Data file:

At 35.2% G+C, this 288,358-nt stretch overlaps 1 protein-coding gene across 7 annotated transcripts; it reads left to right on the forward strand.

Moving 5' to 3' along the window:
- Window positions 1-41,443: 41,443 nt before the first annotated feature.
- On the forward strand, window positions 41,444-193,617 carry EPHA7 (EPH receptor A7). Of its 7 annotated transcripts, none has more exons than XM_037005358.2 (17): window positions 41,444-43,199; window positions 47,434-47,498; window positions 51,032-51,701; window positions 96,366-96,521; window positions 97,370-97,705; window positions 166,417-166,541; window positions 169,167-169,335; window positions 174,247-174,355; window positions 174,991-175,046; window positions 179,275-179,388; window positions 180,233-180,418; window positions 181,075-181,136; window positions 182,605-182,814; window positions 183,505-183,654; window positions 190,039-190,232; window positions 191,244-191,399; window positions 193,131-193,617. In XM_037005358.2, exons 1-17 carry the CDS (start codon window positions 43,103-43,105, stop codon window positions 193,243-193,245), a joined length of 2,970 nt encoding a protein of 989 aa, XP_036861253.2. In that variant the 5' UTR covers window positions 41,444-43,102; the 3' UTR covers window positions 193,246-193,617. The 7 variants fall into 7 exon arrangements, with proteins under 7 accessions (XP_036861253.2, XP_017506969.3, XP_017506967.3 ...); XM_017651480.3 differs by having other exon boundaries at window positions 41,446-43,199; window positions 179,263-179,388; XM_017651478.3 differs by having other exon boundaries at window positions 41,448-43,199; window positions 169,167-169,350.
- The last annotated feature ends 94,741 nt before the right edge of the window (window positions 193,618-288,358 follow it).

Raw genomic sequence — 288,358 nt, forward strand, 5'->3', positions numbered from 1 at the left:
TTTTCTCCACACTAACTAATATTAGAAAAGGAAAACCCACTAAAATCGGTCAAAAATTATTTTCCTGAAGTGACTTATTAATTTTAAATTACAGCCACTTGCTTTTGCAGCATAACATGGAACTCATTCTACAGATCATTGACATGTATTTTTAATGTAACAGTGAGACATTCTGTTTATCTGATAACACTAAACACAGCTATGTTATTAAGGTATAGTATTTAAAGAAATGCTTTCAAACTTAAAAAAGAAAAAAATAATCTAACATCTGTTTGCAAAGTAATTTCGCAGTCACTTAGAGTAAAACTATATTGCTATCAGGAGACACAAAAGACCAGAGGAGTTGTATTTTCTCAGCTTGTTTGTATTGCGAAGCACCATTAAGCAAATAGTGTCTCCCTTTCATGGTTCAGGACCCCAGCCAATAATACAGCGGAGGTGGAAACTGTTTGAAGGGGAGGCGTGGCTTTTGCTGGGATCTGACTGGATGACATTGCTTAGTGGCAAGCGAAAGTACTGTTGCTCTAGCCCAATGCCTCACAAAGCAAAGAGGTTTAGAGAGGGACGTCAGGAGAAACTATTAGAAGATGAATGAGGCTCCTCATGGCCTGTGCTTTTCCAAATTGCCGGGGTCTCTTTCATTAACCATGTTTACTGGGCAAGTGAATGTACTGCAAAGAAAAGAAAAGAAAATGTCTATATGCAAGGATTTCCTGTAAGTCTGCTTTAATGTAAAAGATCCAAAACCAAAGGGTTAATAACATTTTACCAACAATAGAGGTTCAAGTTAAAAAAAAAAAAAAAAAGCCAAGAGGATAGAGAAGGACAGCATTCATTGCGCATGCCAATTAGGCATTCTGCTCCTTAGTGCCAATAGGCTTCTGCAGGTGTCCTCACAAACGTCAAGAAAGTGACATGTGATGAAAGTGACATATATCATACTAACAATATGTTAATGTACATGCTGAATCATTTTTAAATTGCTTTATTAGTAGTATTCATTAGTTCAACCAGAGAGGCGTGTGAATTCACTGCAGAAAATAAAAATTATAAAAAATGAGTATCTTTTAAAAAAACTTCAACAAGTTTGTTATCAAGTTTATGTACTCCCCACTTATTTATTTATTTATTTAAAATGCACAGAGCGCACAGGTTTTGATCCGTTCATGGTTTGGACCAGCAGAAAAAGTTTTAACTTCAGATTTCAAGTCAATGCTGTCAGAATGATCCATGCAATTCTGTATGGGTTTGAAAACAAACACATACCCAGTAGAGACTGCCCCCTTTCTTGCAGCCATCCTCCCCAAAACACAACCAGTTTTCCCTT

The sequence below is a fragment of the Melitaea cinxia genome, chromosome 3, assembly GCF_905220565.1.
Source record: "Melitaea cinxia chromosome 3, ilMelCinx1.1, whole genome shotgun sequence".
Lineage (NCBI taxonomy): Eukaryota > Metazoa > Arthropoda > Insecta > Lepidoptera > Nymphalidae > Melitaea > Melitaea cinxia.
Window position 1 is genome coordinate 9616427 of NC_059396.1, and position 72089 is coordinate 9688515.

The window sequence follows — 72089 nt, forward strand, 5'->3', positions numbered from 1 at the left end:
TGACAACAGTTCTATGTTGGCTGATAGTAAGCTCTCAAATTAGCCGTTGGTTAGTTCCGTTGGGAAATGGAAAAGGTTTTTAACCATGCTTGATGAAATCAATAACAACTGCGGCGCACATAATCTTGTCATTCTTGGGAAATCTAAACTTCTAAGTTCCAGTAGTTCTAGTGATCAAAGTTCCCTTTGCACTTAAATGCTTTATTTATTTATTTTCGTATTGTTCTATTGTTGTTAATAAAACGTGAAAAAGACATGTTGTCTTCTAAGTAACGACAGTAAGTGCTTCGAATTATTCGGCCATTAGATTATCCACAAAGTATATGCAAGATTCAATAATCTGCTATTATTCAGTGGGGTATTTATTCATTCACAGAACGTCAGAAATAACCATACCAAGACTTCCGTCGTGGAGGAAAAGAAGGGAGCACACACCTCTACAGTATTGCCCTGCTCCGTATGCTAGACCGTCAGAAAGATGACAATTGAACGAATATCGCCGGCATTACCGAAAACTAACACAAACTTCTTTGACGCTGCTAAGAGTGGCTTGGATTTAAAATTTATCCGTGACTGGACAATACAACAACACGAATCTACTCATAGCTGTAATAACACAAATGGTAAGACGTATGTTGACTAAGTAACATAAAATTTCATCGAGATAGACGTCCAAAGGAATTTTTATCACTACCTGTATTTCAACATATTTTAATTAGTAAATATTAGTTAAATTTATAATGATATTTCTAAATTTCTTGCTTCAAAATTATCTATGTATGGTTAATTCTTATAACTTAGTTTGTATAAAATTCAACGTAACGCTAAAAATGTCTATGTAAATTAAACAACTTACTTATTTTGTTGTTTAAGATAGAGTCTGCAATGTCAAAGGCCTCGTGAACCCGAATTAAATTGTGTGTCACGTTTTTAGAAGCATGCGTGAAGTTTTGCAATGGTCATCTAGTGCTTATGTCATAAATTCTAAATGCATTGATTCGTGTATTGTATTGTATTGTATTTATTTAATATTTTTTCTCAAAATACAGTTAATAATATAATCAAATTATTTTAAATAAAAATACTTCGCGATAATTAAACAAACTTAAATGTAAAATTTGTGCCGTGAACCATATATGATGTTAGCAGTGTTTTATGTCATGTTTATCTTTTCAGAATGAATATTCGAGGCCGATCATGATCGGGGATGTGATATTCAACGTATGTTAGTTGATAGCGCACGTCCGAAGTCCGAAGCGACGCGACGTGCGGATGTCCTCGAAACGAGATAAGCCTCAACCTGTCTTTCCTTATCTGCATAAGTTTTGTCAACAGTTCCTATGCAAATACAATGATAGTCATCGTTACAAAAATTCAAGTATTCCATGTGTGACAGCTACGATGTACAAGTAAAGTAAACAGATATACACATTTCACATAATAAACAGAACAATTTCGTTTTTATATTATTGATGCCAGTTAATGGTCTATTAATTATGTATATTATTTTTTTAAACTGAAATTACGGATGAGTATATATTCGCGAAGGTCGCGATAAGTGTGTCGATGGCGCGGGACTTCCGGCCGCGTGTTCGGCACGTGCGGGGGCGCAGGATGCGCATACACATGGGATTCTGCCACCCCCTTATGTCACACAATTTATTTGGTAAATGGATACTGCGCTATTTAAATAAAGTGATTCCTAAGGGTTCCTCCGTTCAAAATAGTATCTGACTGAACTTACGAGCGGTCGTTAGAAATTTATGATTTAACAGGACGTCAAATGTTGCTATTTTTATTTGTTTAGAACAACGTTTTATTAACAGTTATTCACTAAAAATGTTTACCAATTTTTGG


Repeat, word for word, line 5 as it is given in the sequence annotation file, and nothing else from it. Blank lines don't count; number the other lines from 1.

- The last annotated feature ends 94,741 nt before the right edge of the window (window positions 193,618-288,358 follow it).